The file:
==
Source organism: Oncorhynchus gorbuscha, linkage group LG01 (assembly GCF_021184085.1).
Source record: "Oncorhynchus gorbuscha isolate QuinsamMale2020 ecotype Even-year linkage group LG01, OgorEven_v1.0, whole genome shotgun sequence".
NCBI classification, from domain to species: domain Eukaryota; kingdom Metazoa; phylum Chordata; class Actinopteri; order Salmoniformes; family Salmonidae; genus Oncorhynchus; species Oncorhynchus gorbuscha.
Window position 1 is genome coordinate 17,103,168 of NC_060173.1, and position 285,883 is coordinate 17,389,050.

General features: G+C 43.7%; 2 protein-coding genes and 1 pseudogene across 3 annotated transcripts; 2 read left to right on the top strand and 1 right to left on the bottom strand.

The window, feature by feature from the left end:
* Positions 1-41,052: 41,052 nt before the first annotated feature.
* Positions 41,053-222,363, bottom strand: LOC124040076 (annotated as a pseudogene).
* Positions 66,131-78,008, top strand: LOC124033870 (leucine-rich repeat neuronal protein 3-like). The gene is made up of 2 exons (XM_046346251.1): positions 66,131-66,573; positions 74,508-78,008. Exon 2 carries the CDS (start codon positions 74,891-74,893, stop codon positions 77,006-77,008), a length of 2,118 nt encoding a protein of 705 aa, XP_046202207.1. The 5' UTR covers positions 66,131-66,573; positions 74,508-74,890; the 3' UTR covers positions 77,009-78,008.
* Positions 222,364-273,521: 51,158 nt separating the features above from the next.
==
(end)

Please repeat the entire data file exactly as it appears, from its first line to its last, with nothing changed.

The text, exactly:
Source organism: Oncorhynchus gorbuscha, linkage group LG01 (assembly GCF_021184085.1).
Source record: "Oncorhynchus gorbuscha isolate QuinsamMale2020 ecotype Even-year linkage group LG01, OgorEven_v1.0, whole genome shotgun sequence".
NCBI classification, from domain to species: domain Eukaryota; kingdom Metazoa; phylum Chordata; class Actinopteri; order Salmoniformes; family Salmonidae; genus Oncorhynchus; species Oncorhynchus gorbuscha.
Window position 1 is genome coordinate 17,103,168 of NC_060173.1, and position 285,883 is coordinate 17,389,050.

General features: G+C 43.7%; 2 protein-coding genes and 1 pseudogene across 3 annotated transcripts; 2 read left to right on the top strand and 1 right to left on the bottom strand.

The window, feature by feature from the left end:
* Positions 1-41,052: 41,052 nt before the first annotated feature.
* Positions 41,053-222,363, bottom strand: LOC124040076 (annotated as a pseudogene).
* Positions 66,131-78,008, top strand: LOC124033870 (leucine-rich repeat neuronal protein 3-like). The gene is made up of 2 exons (XM_046346251.1): positions 66,131-66,573; positions 74,508-78,008. Exon 2 carries the CDS (start codon positions 74,891-74,893, stop codon positions 77,006-77,008), a length of 2,118 nt encoding a protein of 705 aa, XP_046202207.1. The 5' UTR covers positions 66,131-66,573; positions 74,508-74,890; the 3' UTR covers positions 77,009-78,008.
* Positions 222,364-273,521: 51,158 nt separating the features above from the next.